How to beat mommy thumb

Posted by Ben Simpkins on July 25, 2017

As if having a baby wasn’t hard enough, after 9 months of carrying your child/children, going through labour and birth then comes along an issue like mommy thumb, aka De Quervain’s condition.

This is where the tendons in the wrist become inflamed and cause a pain from the thumb leading into the wrist which is caused by them rubbing on the tunnel that they sit in, which can cause anything from a little discomfort to agonizing pain.

The way to test whether you have De Quervains is to tuck your thumb into the palm of your hand and bring the fingers over the top so you have made a first with the thumb in the middle. Now bend the wrist as if you are pushing your little finger down to the floor, the ligament by the thumb should now be stretching. If you feel pain around the thumb or in the wrist then you may have it.

Why it happens

One of the main issues is that the bodies hormones are all over the place due to the birth process and one of the big culprits is Relaxin. This hormones job is to increase the elasticity within ligaments and tendons to aid with natural birth but even after you have given birth to your child relaxin will stay circulating around your body for months. This means the ligaments in your thumbs and wrists are weaker and more mobile which allows them to stretch and rub which causes inflammation.

Unfortunately, you can’t just leave your baby for a couple of weeks as you will be feeding and lifting your baby up to 30 times a day so it never gets a chance to recover and heal which leads to it getting progressively worse.

What to do next?

If you believe you have mommy thumb then the best thing you can do is seek help as soon as possible as the longer you leave it the more damage it can do, if untreated at the time it can lead to the need of anti-inflammatory injections, physiotherapy or even surgery.

It can go by itself but this is rare. There are a few bits you can do at home to help keep the swelling down but if there is no sign of improvement then seek professional help visit your doctor so they can advise you on what the next procedure is.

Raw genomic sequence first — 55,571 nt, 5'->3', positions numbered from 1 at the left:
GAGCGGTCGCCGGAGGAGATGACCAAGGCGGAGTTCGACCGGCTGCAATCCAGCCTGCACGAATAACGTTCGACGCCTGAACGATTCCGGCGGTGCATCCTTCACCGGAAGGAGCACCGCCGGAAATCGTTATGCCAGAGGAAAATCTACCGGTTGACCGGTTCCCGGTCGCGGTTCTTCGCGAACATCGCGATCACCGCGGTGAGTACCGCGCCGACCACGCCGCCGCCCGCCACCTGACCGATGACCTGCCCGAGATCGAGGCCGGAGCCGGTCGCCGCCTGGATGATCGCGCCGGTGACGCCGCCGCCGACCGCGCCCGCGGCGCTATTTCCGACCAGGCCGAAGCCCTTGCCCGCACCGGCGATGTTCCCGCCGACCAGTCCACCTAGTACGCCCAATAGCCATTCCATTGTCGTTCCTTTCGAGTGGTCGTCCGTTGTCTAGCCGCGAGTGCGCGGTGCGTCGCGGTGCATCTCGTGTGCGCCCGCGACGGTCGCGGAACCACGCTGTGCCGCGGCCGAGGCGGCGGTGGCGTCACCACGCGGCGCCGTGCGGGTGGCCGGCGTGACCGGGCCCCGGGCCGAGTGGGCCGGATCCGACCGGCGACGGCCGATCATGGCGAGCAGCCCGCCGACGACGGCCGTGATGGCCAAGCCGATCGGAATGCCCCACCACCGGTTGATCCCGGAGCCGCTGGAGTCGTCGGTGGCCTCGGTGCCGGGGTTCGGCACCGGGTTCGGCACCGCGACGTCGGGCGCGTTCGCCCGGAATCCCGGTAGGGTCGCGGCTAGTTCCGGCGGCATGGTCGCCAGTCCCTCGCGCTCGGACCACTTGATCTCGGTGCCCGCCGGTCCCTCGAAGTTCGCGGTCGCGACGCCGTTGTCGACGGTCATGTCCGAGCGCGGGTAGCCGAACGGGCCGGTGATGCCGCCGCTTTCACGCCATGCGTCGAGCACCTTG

Ways to treat at home

Pick your baby up differently – rather than picking your child up under the arms, attempt a scoop technique so the thumb stays tucked down rather than having the pressure of the baby resting between thumb and finger.

Stretch your wrist – Search online for hand gliding stretches and you will gain a tonne of different moves to perform which work on allowing a tendon to reach its maximum level of movement.

Rest – Tough one to do, but try to allow the wrist time to recover, when you are not holding your baby, ice the tendons and take anti-inflammatories to try to reduce the swelling.

Avoid your phone – Sliding, scrolling, swiping and tapping are going to put more pressure on the tendons around the thumb, try to only use it when you need to.

Check your breastfeeding position – It is easy to get into bad habits, especially when you are waking and feeding throughout the night, take time to ensure you are holding your baby correctly and try to keep pressure off your hand/thumb by using a pillow to support the baby if possible.

Splints – If you can set one of these around your thumb it will limit the range of movement available to the thumb and should reduce the amount of friction in the wrist. This will allow the inflammation a chance to reduce and let the tendons recover.

About the author
Ben Simpkins
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